We file taxes jointly.”

A2 (23:25) “You can’t directly contribute to your spouse’s, but what you can do is have your spouse put more into their 401(k), reducing his or her paycheck and then you have more coming out of your paycheck and you just balance it out that way. The only caveat with that is you have to ask if your spouse is fully funding your 401(k) plan. If they’re maxing out the 401(k) plan, you cannot piggyback off of his or her plan.”

24:48 “As long as your joint income is less than $184,000, (as long as you’re not in a pension plan) you can either do a Roth contribution for $5,500 or a regular IRA contribution and take a deduction.”

Q3 (25:09) “Will a financial advisor provide an unbiased assessment of a financial plan I already have in place? I already have an Investment Advisor connected with an insurance company who handles our investments. I would like to have an independent financial advisor who can provide an unbiased assessment of our financial plan and investments. Is it possible that an advisor would provide this service and what fee might be expected?”

A3 (25:39) “There are advisors who are fiduciaries, meaning they’re required by law to act in your best interest, and then there are advisors that fall under the suitability standard which means they can sell you anything that’s suitable for you, which isn’t as strong a standard as a fiduciary.”

26:02 “What they’ll charge you will vary, it’s all over the place. Some will take a look at your situation for free, hoping that you’ll change and use them as the advisor; others will charge you. The best financial plans you can get from an independent fiduciary advisor you’ll need to pay for, because then it really is unbiased.”

Q4 (33:33) “Can I move money from a retirement account to a Roth IRA and what is the process like? Tax ramifications? Do I have to move all of it?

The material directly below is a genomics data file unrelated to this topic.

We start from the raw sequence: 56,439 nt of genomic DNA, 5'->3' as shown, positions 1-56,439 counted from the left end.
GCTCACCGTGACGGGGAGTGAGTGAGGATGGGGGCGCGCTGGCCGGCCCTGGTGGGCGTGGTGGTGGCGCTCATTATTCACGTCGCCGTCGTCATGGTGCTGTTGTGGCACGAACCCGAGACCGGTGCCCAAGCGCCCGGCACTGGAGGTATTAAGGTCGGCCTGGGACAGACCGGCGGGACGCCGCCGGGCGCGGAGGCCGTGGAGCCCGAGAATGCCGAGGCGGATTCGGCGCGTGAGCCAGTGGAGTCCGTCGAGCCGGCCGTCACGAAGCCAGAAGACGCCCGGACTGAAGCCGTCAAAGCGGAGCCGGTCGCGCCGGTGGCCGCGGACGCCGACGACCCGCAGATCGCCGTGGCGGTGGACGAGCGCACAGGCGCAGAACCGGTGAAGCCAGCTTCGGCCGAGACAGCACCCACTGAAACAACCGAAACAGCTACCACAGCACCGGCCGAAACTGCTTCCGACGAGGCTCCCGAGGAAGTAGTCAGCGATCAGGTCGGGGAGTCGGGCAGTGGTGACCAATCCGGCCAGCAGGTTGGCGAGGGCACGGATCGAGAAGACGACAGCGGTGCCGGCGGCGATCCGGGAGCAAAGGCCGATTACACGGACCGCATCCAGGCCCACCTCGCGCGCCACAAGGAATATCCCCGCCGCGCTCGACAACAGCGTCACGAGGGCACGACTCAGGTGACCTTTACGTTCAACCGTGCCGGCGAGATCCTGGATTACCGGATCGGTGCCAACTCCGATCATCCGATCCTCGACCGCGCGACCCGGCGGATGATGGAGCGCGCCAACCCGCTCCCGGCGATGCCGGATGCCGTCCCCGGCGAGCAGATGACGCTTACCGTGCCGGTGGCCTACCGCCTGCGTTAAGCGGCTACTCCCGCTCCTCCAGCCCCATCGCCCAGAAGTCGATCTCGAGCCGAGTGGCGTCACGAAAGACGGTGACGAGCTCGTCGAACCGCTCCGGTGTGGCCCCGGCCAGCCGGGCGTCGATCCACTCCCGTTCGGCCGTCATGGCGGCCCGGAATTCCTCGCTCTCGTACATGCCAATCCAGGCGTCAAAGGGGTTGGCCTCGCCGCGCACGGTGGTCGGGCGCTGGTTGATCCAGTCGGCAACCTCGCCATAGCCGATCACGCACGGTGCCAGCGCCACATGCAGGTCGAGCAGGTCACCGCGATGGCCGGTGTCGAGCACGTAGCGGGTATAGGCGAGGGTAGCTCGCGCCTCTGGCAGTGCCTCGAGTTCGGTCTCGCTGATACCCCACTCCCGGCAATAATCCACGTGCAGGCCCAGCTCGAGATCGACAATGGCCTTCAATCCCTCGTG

A4 (34:04) “If it’s an IRA, you can convert that at any time. If you have a retirement plan that you’re still an active participant in, then you’d have to have an in-service withdrawal if you’re over 59 ½ but the concept is this; we’ll make it simple – if your money is an IRA then yes, you can convert it to a Roth IRA. The ramifications are that you have to pay ordinary income tax on what you convert. If you convert too much and put yourself in a higher tax bracket, you can re-characterize all or part of that, and finally, you do not have to convert the whole thing. You can convert any dollar amount you want to.”

Q5 (34:36) “I am a government employee and have a TSP. What is the difference between that and a Roth IRA? A civilian Roth IRA and TSP?”

A5 (34:47) “A TSP is a thrift-savings plan that’s offered to government employees. It’s exactly like the 401(k) plan. You could do a Roth TSP – that’s an after-tax contribution that grows 100% tax-free. A Roth IRA is an individual retirement that you can contribute to tax-free. The contribution limits are different for each. On a TSP plan, you can contribute $18,000 if you’re over 50; in a Roth IRA it’s $5,500 if you’re over 50 and another $1,000 if you’re 65. You have the full universe of choices in the IRA. The TSP has four or five choices. The four or five choices in the TSP however, are very cheap good investments and low-cost. You can do both – if you want to put money in the TSP into a Roth IRA, you can absolutely do that as well.”

*Questions 1-3 are derived from Investopedia Advisor Insights